Washington Hotline

Kathi Kromer is associate executive director of ALA’s Washington Office, email: kkromer@alawash.org

The lame duck session of the 115th Congress is winding down dramatically when it comes to library priorities. Both ALA members and staff in Washington are working down to the wire to pass legislation and protect policy positions.

At writing, House leadership is holding up a floor vote on the Museum and Library Services Act (MLSA) to reauthorize the Institute of Museum and Library Services through 2025. As we anticipate continued threats from the current administration and even stronger competition for funding, reauthorizing the primary agency that administers federal support for libraries is increasingly important. ALA members and state librarians in strategic congressional districts are making phone calls to key House leaders and other influencers, urging them to support moving the legislation.

As ALA advocates for MLSA, we are also working hard to ward off serious threats to the U.S. Copyright Office and the Library of Congress. The lobbying efforts of influential rightsholders are gaining traction as they push for passage of the Register of Copyrights Selection and Accountability Act (S. 1010) before the end of the lame duck session. The legislation would undermine the authority of Librarian of Congress Carla Hayden and possibly lay the groundwork to move the Copyright Office out of the Library of Congress. The Library Copyright Alliance (LCA) strongly opposed the companion bill (H.R. 1695) that passed the House earlier this year. Should the legislation pass the Senate in its current form, Congress would voluntarily give up much of its power to appoint its own copyright advisor and give the president authority to fire the appointee at any time.

Partly due to the outcry from the library community, a scheduled vote on S. 1010 has been canceled twice. However, we fully expect continued efforts to pass legislation before Congress adjourns. ALA remains vigilant and continues to mobilize advocates in target states to oppose the bill as ALA staff approaches key decision makers in the Senate one by one on Capitol Hill.

As ALA continues to stand for libraries in these final days of this Congress—and prepares for the new 116th Congress—our biggest asset is the year-round advocacy of our members. It is at times like this that advocates’ investments in building relationships with decision makers makes the difference.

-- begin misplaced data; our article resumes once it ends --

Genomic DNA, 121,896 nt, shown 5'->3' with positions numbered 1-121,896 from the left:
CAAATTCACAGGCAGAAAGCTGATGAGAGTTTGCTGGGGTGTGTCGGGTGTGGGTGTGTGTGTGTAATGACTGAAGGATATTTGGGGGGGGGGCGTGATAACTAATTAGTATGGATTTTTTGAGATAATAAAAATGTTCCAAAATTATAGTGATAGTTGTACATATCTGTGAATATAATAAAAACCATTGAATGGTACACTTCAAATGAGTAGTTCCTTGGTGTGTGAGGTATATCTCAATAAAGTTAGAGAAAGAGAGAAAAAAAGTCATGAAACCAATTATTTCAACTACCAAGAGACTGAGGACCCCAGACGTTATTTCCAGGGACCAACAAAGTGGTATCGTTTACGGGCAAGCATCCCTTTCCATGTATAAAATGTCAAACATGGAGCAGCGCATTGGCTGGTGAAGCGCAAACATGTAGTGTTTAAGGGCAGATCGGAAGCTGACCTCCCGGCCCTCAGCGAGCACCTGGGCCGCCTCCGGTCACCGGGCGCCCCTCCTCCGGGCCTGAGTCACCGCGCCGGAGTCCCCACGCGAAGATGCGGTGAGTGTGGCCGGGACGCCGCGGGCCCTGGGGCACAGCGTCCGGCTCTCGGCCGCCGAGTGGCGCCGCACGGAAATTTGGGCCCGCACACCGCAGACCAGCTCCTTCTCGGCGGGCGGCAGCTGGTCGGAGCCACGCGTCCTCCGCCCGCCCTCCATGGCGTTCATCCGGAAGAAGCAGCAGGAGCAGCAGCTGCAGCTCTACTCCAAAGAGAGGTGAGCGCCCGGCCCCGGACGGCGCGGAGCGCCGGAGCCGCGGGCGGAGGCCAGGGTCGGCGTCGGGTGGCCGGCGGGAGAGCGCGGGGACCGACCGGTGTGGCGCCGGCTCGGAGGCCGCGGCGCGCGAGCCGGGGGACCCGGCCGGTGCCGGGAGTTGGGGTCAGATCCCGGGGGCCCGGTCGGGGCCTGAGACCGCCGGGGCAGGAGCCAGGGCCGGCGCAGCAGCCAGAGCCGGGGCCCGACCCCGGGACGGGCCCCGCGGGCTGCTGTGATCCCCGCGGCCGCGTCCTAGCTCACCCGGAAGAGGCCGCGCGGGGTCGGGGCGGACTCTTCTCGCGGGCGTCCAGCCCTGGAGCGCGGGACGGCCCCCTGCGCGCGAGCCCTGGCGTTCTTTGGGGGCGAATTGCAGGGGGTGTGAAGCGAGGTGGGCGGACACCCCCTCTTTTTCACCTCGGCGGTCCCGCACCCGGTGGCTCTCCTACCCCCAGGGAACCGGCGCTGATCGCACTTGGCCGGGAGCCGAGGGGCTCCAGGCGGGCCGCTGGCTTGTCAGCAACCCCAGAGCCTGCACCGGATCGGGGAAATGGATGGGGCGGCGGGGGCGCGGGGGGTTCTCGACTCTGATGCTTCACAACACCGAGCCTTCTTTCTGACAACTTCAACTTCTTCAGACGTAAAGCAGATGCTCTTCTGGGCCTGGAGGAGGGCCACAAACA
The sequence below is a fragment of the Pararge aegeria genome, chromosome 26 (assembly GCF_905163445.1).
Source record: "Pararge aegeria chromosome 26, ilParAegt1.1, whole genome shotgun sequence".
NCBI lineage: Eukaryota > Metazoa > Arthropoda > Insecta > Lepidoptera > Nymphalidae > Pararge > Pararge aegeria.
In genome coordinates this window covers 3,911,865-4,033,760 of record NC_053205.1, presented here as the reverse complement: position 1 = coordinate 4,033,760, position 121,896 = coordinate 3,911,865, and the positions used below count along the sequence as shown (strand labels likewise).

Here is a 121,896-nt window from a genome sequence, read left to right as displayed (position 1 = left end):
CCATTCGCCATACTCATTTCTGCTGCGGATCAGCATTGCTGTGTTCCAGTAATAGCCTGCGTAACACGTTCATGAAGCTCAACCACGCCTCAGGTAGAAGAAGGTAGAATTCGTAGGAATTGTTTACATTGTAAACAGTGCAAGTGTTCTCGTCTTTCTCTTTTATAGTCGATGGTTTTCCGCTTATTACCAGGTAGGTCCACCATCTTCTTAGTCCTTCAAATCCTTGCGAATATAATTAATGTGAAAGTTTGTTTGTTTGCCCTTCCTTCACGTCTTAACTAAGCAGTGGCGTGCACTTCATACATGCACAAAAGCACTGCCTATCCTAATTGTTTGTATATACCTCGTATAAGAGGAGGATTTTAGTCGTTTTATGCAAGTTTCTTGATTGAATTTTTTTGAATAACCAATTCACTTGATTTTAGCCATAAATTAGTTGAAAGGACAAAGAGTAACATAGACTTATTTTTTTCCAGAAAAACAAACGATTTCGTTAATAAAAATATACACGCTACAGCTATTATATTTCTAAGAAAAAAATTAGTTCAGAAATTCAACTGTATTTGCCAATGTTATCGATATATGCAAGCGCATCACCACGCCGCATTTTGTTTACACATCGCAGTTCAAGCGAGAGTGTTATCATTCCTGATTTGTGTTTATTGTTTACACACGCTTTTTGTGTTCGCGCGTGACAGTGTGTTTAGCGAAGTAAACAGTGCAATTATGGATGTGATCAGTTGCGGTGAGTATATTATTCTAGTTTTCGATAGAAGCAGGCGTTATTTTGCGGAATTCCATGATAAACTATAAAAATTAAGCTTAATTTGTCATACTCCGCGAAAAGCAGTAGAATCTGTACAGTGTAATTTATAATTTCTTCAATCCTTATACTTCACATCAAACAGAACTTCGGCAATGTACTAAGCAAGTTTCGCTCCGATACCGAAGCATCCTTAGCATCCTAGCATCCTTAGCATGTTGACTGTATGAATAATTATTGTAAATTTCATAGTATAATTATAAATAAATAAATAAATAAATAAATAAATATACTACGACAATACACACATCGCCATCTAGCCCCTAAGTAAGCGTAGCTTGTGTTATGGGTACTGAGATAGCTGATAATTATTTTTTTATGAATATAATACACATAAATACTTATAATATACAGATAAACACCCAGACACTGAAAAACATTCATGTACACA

Applications open for Oakley Memorial Copyright Scholarship through January 20

In recognition of his life accomplishments and contributions, ALA and LCA have established the Robert L. Oakley Memorial Scholarship to support research and advanced study for librarians in their early-to-mid careers who are interested and/or active in the fields that Robert Oakley was expert in: intellectual property, public policy, copyright, and their impacts on libraries and the ways libraries serve their communities. The $1,000 scholarship to encourage and expand interest in and knowledge of these aspects of librarianship is awarded annually to an individual or a team of individuals who meet eligibility criteria. Applicants should provide a resume or curriculum vitae along with a statement of intent (maximum 2,000 ords) for use of the scholarship funds.

A review committee will be made up of the members of the ALA Copyright, Legislation, Advocacy, and Education Network in discussion with LCA. Applications must be submitted via e-mail to Carrie Russell, crussell@alawash.org by January 20, 2019.

Copyright American Library Association

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